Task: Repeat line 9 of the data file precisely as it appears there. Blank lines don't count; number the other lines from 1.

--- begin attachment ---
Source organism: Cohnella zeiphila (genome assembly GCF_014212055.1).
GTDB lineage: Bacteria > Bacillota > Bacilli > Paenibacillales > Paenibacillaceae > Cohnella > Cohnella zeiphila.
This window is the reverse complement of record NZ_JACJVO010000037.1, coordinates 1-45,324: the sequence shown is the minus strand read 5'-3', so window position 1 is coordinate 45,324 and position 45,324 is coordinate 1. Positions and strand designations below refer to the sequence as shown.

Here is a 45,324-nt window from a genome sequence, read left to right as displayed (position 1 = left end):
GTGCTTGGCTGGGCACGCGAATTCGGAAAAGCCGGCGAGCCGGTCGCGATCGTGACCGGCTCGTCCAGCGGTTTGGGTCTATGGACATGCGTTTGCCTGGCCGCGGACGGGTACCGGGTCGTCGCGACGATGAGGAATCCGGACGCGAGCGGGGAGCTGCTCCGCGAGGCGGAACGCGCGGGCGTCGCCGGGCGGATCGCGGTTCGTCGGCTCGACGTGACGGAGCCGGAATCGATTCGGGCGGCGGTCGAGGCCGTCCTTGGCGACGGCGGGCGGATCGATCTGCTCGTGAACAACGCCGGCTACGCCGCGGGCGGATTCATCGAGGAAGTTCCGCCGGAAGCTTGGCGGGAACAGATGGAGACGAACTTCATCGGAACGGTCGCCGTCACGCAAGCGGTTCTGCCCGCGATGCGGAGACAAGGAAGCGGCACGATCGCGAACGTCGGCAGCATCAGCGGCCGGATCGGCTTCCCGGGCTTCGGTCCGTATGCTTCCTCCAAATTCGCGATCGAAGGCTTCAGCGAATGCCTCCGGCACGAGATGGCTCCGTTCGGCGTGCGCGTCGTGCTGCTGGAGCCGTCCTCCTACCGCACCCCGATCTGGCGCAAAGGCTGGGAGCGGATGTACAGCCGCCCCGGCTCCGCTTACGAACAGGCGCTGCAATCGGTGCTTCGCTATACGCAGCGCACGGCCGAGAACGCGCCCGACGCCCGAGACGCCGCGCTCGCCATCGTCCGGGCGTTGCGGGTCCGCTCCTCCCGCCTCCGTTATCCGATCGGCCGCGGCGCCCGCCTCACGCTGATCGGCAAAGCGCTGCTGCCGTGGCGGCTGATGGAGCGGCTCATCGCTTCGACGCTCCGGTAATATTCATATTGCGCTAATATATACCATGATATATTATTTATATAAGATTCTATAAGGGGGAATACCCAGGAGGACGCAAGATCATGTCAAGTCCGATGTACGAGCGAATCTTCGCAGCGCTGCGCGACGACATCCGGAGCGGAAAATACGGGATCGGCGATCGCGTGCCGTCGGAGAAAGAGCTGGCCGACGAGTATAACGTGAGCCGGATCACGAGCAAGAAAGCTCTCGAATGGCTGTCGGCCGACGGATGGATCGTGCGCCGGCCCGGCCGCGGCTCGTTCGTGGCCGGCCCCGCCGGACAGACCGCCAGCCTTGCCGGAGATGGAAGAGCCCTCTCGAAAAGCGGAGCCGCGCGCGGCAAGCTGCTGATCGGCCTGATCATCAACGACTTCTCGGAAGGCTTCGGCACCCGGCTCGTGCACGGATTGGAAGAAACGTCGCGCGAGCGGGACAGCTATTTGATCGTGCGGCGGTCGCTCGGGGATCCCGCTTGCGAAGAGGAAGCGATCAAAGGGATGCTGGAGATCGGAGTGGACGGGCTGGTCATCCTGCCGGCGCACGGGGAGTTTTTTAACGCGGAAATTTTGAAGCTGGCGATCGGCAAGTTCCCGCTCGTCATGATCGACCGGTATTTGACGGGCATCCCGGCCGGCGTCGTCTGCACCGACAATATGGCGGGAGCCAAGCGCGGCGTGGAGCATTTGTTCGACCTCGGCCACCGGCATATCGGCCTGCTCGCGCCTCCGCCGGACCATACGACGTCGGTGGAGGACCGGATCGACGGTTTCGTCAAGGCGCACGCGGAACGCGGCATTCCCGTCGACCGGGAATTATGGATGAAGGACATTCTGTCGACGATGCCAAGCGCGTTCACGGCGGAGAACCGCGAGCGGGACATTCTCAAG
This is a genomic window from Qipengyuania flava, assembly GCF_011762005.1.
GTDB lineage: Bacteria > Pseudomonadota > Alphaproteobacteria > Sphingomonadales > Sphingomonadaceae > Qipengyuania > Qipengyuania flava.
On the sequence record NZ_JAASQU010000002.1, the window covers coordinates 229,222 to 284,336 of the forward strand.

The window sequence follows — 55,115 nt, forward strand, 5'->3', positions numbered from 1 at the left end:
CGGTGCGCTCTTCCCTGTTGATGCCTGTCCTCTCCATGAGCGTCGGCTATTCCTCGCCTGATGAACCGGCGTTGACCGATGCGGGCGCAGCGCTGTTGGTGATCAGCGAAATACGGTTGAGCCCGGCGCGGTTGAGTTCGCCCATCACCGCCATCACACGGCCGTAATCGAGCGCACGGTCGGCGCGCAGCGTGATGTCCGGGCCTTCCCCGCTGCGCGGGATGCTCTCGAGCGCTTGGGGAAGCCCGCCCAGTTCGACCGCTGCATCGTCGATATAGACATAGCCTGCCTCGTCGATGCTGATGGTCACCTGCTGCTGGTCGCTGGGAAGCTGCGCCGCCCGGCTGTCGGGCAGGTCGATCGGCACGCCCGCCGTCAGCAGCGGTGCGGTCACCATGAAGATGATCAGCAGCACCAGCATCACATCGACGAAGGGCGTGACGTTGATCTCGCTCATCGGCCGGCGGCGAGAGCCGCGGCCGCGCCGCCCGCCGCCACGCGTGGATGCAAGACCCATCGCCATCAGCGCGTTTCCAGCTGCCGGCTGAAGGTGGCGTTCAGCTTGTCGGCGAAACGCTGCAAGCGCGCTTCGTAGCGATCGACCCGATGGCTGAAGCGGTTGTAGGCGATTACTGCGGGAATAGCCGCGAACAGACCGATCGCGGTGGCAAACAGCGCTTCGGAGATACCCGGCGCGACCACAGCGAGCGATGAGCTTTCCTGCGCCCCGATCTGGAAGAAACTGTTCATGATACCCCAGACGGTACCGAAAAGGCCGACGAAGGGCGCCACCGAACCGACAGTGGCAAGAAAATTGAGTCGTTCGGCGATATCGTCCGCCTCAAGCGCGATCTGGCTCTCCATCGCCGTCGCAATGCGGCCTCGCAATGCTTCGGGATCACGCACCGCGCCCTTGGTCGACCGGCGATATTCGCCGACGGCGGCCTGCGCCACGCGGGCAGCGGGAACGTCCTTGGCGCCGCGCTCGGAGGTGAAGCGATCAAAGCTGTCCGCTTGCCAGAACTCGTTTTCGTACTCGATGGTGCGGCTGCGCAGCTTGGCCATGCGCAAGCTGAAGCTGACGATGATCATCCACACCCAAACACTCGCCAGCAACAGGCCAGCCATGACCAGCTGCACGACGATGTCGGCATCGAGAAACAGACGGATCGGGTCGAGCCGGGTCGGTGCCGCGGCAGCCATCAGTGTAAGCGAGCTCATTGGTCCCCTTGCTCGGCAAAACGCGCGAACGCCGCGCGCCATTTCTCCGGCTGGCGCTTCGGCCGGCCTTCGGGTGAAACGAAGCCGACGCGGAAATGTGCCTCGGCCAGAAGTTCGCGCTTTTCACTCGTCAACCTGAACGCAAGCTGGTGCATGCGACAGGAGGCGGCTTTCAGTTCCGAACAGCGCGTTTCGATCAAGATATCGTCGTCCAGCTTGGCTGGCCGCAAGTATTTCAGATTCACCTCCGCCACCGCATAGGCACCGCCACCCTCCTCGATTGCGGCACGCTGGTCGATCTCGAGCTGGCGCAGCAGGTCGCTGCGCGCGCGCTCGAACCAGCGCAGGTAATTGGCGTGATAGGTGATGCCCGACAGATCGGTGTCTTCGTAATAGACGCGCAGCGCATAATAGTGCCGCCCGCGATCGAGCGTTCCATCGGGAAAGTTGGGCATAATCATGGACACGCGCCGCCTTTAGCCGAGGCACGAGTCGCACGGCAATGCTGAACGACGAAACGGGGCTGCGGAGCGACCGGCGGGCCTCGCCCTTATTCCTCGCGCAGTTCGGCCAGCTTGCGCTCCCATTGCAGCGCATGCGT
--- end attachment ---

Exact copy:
The window sequence follows — 55,115 nt, forward strand, 5'->3', positions numbered from 1 at the left end: